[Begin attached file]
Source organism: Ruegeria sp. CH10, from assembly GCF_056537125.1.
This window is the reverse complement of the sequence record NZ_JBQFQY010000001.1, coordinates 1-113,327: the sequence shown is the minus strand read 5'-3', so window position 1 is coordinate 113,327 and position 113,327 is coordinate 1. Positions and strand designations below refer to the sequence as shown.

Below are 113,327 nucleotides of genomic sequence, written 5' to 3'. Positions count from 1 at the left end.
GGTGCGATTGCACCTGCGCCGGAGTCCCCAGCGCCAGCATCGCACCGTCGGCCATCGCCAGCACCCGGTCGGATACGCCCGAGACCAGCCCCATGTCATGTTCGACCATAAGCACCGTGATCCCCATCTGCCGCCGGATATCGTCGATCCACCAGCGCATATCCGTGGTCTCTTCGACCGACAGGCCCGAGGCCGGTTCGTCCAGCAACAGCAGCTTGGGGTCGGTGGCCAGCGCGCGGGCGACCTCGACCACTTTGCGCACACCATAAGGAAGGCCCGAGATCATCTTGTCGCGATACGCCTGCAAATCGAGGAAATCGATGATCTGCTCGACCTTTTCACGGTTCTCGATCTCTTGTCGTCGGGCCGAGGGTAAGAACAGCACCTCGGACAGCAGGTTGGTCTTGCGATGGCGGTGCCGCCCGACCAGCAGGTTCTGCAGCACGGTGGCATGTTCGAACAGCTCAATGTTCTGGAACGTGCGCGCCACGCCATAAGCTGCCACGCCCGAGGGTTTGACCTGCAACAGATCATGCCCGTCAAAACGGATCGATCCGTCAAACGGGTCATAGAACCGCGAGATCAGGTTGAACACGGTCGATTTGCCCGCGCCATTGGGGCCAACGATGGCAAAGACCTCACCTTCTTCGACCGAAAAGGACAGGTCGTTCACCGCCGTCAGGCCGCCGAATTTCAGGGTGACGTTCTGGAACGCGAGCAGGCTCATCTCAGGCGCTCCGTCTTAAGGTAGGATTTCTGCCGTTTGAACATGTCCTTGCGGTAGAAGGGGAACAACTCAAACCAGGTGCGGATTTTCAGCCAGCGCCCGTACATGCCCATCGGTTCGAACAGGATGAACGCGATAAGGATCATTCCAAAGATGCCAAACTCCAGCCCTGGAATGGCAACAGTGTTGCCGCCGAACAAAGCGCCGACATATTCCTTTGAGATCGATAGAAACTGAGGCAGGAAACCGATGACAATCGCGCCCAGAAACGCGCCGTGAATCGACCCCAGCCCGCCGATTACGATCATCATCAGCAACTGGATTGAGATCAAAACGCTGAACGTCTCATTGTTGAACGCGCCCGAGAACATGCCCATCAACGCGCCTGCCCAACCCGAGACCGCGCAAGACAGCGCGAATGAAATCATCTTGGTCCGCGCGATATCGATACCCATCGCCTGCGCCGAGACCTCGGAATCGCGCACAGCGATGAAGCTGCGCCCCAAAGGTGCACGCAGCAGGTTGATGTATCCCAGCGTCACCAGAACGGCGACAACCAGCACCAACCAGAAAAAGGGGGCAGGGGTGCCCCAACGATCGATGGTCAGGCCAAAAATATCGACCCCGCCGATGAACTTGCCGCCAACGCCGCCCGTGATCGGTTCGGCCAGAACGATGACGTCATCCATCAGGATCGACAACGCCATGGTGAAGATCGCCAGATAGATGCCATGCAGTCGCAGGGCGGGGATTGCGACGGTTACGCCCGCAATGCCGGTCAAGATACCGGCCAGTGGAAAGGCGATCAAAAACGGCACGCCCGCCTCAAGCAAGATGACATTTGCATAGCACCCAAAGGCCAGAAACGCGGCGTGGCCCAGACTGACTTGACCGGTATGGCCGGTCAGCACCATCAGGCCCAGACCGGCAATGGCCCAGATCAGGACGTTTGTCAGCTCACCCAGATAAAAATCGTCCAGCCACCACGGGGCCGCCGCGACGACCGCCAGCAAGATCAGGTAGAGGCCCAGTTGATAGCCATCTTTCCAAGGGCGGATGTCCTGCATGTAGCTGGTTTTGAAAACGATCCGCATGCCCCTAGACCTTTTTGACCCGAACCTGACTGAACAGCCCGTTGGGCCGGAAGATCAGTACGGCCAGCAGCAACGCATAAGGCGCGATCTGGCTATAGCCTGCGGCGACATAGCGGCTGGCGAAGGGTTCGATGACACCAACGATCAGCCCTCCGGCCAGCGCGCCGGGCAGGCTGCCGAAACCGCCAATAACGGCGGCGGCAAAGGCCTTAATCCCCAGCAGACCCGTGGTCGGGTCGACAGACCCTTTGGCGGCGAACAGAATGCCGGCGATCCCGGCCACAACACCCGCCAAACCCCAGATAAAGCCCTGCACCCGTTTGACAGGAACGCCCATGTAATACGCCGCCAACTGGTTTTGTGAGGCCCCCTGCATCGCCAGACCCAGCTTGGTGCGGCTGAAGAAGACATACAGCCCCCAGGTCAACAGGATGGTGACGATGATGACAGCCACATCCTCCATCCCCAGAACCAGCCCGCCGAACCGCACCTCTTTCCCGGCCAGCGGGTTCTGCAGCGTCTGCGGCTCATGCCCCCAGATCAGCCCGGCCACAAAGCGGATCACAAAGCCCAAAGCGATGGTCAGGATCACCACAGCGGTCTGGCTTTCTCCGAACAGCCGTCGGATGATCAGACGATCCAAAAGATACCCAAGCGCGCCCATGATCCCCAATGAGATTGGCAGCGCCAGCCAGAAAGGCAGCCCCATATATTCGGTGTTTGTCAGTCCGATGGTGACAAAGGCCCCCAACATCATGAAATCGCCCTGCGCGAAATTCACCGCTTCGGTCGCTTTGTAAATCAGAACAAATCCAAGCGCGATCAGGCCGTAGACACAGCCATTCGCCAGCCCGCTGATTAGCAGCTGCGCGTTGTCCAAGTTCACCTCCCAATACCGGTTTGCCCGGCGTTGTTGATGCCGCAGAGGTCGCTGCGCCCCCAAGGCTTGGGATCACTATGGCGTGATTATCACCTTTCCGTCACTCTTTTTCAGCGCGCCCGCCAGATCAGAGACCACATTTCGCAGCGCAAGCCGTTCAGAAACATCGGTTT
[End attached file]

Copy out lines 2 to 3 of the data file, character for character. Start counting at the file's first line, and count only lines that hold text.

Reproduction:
This window is the reverse complement of the sequence record NZ_JBQFQY010000001.1, coordinates 1-113,327: the sequence shown is the minus strand read 5'-3', so window position 1 is coordinate 113,327 and position 113,327 is coordinate 1. Positions and strand designations below refer to the sequence as shown.

Below are 113,327 nucleotides of genomic sequence, written 5' to 3'. Positions count from 1 at the left end.